"Yeah, absolutely, but the thing is, these things have to hurt. If they don't hurt the writer, if I'm not affected by it, then the reader isn't going to be affected by it," Taylor said. "I teared up almost every time I saw those pages. Ben Abernathy our editor, teared up when he read it, even though it was in the outline. He teared up giving it to the letterer when he read it for the third time, and that's just a testament to, particularly Trevor Hairsine who just... those two pages, I've already asked him if I can keep those two pages. I'm always too embarrassed to ask artists for work. It's like, 'How do I buy those off you?' But that moment is perfect. Trevor just nailed the emotion of it, and that, the difference with the silhouette that was obviously Superman and Lois saying goodbye, and then what he says to his son, but without those moments, if I want to do it, it's too easy. I did not want to write that, but I knew that would translate on the page."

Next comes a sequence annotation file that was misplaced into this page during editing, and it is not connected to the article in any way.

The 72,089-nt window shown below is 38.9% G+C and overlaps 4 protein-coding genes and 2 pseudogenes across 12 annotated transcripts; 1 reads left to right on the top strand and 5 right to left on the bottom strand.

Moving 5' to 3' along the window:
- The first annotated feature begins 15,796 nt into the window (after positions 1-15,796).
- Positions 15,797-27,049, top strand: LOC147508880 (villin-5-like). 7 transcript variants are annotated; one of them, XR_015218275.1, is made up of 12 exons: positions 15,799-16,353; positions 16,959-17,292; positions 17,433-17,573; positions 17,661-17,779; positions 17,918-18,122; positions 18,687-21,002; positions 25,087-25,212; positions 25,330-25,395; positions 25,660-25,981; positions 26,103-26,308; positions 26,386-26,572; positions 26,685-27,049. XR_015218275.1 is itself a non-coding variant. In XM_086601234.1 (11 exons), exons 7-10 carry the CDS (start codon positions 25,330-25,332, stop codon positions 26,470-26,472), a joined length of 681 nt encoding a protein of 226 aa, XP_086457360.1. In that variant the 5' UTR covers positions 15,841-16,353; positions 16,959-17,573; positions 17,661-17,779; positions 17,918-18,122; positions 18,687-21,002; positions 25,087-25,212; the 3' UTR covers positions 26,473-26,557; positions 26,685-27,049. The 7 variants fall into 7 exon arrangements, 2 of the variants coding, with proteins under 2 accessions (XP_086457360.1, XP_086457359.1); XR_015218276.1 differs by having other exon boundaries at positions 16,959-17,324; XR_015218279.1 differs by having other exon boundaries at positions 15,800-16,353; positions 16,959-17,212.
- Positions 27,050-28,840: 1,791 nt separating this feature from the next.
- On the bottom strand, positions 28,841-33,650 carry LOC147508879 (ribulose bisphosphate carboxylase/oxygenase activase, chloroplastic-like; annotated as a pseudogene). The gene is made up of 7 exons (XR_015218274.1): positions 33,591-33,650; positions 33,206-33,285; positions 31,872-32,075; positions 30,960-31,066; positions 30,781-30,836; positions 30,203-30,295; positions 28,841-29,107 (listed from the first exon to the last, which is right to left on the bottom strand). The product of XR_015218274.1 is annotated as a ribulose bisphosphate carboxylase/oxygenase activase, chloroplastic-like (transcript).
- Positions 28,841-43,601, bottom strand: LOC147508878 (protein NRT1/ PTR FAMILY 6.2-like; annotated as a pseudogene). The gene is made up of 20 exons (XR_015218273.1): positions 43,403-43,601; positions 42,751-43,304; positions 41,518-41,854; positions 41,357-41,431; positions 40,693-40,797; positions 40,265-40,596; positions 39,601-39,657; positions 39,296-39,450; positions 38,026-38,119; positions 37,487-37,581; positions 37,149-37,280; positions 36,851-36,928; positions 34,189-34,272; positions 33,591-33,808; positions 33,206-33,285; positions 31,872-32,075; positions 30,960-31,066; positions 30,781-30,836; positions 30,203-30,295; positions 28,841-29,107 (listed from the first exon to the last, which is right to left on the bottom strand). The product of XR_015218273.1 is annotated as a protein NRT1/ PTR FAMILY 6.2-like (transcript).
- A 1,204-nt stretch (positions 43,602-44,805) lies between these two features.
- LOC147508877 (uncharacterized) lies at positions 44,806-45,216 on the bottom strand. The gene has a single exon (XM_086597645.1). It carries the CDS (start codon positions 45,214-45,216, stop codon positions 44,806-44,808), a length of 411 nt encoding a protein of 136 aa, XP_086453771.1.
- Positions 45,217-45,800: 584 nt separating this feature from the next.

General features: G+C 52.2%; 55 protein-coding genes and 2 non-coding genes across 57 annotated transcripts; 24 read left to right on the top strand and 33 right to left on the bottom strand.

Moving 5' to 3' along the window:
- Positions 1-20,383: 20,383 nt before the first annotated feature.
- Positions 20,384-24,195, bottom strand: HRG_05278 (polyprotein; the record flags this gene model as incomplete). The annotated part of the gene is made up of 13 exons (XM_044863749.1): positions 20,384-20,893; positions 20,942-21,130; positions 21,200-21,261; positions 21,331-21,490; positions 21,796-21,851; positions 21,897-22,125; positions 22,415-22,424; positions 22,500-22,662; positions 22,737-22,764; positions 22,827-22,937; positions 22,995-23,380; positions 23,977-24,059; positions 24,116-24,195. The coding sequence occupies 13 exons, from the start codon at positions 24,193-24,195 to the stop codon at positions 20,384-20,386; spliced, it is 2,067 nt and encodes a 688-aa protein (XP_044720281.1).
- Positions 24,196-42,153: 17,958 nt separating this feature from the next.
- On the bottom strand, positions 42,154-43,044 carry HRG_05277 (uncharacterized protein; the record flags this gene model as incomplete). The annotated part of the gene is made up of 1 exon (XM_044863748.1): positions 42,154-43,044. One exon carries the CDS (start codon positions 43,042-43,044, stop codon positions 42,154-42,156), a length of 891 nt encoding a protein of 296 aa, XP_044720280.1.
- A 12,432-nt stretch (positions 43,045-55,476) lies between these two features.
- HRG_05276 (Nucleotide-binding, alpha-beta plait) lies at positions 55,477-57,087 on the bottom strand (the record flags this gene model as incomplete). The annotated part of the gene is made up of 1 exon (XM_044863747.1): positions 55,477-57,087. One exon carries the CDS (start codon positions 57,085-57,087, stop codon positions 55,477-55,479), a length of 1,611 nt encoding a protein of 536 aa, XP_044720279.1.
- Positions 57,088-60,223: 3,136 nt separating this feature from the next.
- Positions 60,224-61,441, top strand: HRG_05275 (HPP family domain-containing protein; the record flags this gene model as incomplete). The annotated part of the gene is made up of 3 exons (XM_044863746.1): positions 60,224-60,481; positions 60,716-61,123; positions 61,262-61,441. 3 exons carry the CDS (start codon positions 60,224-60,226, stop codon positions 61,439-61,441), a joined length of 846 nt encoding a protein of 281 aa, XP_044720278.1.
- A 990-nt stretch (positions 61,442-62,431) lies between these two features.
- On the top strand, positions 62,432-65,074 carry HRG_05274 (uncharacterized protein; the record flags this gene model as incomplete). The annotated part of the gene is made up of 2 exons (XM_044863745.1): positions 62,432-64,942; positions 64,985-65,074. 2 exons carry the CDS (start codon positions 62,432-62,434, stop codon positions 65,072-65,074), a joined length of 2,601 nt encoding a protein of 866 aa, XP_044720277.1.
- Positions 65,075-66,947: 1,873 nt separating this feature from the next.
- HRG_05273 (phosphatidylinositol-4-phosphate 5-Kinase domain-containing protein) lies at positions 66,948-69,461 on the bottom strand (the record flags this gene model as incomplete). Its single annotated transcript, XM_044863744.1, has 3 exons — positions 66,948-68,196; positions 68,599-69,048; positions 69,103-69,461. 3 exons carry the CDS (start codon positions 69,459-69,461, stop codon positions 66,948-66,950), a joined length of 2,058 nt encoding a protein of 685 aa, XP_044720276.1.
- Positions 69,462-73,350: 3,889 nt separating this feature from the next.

One of the more heartbreaking sequences in the final issue is the exchange between Cyborg and Wonder Woman, as thanks to the Golden Perfect Cyborg discovers the cure to the equation lies within him, and that the people who have been changed can be changed back. Unfortunately, Cyborg dies before he can relay that information to the rest of the heroes, and it was part of Taylor's plan to have that gut punch affect the reader, not the heroes involved in the story.
"The thing is they don't have to live with it," Taylor said. "Only the reader knows it as well as Cyborg knows it. It makes the tragedy far more tragic. That none of that had to happen, that Alfred didn't have to shoot Batman. That Superman didn't have to fly straight through The Flash. That there was a chance out there, but no one knew it. It's a gut punch. And yes, it was almost always the plan, because I didn't want it to be a zombie book. I wanted it to be a book that could only happen in the DC universe. So to do that, I had to come up with a way to make that happen, and that was Apocalypse. That was the Anti-Life equation, with one half being in Cyborg, because he was the pinnacle of Apocalyptian and Earth technology, and then bringing those two together and corrupting it with death itself, by injecting him with the blood of the Black Racer."